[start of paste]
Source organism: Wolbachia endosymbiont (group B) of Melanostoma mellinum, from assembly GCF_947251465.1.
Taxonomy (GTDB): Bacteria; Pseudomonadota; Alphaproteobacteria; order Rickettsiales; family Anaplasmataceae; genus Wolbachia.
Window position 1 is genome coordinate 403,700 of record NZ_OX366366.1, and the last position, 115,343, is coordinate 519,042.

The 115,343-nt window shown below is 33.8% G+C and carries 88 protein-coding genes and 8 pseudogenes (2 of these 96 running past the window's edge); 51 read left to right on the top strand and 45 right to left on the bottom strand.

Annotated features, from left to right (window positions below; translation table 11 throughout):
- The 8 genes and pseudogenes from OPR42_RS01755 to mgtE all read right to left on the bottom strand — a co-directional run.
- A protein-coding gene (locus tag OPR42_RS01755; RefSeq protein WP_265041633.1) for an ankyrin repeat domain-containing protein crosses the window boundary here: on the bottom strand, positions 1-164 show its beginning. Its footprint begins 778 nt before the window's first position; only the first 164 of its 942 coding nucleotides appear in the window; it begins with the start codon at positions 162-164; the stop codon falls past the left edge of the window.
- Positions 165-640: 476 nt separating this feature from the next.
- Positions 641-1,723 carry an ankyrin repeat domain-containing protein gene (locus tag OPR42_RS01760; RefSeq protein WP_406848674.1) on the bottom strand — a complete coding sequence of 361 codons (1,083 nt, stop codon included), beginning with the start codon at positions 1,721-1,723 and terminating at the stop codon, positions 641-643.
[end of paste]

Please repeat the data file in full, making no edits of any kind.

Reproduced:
Source organism: Wolbachia endosymbiont (group B) of Melanostoma mellinum, from assembly GCF_947251465.1.
Taxonomy (GTDB): Bacteria; Pseudomonadota; Alphaproteobacteria; order Rickettsiales; family Anaplasmataceae; genus Wolbachia.
Window position 1 is genome coordinate 403,700 of record NZ_OX366366.1, and the last position, 115,343, is coordinate 519,042.

The 115,343-nt window shown below is 33.8% G+C and carries 88 protein-coding genes and 8 pseudogenes (2 of these 96 running past the window's edge); 51 read left to right on the top strand and 45 right to left on the bottom strand.

Annotated features, from left to right (window positions below; translation table 11 throughout):
- The 8 genes and pseudogenes from OPR42_RS01755 to mgtE all read right to left on the bottom strand — a co-directional run.
- A protein-coding gene (locus tag OPR42_RS01755; RefSeq protein WP_265041633.1) for an ankyrin repeat domain-containing protein crosses the window boundary here: on the bottom strand, positions 1-164 show its beginning. Its footprint begins 778 nt before the window's first position; only the first 164 of its 942 coding nucleotides appear in the window; it begins with the start codon at positions 162-164; the stop codon falls past the left edge of the window.
- Positions 165-640: 476 nt separating this feature from the next.
- Positions 641-1,723 carry an ankyrin repeat domain-containing protein gene (locus tag OPR42_RS01760; RefSeq protein WP_406848674.1) on the bottom strand — a complete coding sequence of 361 codons (1,083 nt, stop codon included), beginning with the start codon at positions 1,721-1,723 and terminating at the stop codon, positions 641-643.